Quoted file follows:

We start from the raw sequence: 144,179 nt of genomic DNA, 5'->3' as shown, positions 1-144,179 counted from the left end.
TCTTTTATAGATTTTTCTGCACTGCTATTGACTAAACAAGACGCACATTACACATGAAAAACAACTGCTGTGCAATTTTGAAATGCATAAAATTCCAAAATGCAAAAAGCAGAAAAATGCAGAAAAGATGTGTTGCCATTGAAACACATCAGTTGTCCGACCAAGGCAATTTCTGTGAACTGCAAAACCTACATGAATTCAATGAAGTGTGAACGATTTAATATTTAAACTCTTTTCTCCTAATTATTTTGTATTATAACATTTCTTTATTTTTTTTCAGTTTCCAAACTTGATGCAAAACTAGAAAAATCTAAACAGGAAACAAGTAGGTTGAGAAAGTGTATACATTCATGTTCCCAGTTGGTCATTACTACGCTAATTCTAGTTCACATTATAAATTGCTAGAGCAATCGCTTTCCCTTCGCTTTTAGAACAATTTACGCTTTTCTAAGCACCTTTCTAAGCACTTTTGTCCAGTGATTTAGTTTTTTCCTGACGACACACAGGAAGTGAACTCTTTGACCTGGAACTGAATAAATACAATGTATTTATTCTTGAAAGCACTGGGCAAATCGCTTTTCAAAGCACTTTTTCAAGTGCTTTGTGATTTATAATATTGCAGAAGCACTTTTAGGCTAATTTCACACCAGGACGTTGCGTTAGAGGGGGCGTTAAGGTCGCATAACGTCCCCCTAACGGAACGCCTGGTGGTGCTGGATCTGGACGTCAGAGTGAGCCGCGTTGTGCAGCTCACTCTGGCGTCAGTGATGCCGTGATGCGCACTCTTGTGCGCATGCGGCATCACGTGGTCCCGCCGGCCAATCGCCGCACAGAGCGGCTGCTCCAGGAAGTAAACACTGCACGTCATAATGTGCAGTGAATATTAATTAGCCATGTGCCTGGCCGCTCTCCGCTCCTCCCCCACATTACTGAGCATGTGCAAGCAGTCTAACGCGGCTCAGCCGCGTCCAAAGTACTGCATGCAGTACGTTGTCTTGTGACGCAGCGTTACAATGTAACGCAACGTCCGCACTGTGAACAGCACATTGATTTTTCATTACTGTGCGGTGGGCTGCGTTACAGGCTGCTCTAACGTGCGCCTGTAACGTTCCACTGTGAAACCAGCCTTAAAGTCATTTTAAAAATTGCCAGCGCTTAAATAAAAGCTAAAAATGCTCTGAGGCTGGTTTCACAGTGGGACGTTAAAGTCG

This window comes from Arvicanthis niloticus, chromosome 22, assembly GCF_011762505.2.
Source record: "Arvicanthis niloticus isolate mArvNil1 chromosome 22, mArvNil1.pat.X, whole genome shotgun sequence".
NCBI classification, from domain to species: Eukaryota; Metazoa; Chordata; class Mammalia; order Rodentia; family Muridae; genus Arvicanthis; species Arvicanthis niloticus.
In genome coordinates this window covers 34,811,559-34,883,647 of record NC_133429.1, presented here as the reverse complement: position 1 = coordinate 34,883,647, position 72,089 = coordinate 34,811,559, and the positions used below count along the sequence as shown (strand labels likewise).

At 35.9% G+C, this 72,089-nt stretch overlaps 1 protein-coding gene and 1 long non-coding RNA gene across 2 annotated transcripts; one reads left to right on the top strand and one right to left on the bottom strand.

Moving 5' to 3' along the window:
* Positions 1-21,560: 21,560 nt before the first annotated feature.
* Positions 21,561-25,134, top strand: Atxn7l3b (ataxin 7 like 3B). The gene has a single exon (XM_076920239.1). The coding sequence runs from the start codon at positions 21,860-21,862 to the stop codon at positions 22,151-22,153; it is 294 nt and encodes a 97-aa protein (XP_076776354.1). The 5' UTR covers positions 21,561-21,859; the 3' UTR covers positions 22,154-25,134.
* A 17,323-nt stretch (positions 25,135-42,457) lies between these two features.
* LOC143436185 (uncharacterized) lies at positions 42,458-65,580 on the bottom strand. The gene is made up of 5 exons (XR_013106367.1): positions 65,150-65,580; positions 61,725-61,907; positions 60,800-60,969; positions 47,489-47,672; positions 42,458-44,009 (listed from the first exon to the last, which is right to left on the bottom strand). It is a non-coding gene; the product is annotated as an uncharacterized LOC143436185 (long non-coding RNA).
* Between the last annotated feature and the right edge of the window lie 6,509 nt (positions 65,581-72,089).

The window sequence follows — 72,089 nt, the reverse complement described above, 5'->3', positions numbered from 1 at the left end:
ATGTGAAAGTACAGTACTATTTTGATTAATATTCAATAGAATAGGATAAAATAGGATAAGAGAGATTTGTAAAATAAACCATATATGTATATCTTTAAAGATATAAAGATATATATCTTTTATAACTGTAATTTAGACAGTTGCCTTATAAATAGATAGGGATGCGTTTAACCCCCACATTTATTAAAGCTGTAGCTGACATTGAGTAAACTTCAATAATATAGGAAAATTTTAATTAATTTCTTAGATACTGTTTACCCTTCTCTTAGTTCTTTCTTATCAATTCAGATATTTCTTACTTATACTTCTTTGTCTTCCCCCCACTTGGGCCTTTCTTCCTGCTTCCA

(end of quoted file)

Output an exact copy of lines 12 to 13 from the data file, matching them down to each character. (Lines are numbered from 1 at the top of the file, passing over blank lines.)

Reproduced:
* LOC143436185 (uncharacterized) lies at positions 42,458-65,580 on the bottom strand. The gene is made up of 5 exons (XR_013106367.1): positions 65,150-65,580; positions 61,725-61,907; positions 60,800-60,969; positions 47,489-47,672; positions 42,458-44,009 (listed from the first exon to the last, which is right to left on the bottom strand). It is a non-coding gene; the product is annotated as an uncharacterized LOC143436185 (long non-coding RNA).
* Between the last annotated feature and the right edge of the window lie 6,509 nt (positions 65,581-72,089).